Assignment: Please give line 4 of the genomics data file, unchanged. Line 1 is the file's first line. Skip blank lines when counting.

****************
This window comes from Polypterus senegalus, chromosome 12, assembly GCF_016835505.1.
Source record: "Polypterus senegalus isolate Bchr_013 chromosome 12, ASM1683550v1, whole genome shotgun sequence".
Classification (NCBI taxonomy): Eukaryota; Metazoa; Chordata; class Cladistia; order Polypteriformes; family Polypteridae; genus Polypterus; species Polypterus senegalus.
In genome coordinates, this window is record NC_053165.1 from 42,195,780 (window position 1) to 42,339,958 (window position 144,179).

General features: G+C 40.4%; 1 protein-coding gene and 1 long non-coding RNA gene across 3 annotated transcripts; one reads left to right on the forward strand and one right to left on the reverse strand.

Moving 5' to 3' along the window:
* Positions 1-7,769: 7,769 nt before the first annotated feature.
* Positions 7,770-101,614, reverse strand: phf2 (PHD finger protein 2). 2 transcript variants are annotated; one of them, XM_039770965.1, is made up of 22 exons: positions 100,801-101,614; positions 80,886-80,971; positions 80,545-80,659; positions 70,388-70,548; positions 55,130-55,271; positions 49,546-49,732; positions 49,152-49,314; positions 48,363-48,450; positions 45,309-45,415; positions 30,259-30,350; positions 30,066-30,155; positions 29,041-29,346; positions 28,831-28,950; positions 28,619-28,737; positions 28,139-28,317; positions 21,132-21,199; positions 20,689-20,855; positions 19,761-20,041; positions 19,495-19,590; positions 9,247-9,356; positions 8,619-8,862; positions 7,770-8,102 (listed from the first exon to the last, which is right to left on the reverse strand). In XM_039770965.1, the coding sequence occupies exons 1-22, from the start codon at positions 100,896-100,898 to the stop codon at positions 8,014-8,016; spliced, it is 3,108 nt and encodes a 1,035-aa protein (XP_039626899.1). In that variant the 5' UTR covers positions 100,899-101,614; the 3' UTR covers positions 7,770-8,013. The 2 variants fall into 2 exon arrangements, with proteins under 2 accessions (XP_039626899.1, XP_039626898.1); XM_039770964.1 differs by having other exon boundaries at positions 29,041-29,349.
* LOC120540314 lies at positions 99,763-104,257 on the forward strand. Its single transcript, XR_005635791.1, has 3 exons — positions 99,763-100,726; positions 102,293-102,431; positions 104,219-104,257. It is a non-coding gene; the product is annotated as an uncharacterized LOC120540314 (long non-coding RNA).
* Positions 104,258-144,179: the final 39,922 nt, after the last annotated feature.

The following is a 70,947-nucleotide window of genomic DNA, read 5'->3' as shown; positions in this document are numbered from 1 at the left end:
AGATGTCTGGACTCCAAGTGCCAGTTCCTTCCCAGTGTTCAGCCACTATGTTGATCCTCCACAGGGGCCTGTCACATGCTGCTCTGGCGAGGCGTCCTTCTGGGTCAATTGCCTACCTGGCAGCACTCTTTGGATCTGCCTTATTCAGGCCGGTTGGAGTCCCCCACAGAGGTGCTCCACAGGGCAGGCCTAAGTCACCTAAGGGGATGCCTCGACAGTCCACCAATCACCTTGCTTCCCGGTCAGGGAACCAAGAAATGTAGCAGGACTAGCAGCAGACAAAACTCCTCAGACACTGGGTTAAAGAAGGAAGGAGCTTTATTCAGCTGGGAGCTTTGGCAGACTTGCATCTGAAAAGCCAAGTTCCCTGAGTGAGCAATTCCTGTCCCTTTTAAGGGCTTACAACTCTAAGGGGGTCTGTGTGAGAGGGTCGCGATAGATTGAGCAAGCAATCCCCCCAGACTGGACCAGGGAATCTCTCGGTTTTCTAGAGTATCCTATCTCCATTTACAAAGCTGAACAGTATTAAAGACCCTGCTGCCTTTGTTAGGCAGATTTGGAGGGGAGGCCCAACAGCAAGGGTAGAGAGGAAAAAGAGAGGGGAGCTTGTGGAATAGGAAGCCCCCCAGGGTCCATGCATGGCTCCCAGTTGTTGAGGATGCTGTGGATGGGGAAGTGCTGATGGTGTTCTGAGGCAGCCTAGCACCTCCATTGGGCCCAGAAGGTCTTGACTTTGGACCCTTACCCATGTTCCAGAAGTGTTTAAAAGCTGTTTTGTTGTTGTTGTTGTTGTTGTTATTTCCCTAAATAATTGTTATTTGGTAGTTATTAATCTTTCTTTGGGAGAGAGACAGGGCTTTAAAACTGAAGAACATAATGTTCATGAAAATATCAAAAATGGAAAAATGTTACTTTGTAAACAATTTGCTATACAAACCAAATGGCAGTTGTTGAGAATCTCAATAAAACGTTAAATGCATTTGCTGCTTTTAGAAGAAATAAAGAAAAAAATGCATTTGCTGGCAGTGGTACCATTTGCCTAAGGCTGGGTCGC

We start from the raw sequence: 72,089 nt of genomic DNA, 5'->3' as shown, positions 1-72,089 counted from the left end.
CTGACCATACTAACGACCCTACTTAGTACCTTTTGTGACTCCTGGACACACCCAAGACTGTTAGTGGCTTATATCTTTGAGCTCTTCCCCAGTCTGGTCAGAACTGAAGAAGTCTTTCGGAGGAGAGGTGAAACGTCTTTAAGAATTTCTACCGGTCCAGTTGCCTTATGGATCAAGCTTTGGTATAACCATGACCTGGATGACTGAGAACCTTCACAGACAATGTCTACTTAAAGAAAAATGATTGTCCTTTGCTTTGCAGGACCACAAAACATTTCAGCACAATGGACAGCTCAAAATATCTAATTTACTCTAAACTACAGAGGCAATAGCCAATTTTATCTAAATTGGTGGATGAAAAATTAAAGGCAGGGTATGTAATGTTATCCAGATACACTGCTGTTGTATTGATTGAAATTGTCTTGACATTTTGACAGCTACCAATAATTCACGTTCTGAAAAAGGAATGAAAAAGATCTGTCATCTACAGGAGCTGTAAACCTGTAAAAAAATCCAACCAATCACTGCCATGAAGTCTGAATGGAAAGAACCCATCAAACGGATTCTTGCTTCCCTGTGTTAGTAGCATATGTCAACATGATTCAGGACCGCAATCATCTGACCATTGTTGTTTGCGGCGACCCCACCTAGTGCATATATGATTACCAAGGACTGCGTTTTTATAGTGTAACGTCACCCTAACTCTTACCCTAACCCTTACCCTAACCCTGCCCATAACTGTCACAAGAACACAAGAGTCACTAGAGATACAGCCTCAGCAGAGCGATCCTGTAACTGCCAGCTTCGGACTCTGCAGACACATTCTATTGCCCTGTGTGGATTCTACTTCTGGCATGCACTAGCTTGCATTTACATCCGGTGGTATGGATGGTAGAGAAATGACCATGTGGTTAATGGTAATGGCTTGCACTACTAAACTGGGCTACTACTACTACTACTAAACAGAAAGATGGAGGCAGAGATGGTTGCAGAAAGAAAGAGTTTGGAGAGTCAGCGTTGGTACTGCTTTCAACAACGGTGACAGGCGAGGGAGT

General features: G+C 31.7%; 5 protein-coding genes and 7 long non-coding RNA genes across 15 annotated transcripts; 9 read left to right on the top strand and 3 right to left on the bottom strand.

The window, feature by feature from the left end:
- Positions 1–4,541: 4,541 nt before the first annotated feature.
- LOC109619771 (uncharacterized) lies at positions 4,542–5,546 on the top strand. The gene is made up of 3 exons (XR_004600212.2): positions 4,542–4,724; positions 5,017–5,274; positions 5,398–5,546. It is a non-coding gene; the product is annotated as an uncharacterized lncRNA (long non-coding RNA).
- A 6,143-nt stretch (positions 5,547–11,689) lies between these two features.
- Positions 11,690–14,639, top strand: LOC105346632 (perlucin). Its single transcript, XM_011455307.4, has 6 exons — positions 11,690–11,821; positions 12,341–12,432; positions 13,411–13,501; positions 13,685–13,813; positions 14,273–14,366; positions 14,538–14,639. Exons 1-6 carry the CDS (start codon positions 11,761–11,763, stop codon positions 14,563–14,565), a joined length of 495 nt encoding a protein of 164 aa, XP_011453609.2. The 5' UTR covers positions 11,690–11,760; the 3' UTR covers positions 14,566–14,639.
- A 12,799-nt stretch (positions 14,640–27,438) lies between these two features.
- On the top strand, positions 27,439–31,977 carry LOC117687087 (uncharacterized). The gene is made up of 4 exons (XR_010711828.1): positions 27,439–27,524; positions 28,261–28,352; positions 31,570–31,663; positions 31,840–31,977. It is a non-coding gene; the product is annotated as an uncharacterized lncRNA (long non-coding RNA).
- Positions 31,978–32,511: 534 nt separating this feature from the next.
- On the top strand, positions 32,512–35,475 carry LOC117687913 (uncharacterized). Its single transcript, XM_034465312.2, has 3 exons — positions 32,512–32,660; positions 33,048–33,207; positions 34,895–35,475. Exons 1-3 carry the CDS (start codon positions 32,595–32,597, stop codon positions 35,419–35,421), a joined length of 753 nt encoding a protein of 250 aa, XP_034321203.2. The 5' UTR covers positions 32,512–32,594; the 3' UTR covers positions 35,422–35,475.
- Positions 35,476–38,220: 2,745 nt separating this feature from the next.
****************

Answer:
In genome coordinates, this window is record NC_053165.1 from 42,195,780 (window position 1) to 42,339,958 (window position 144,179).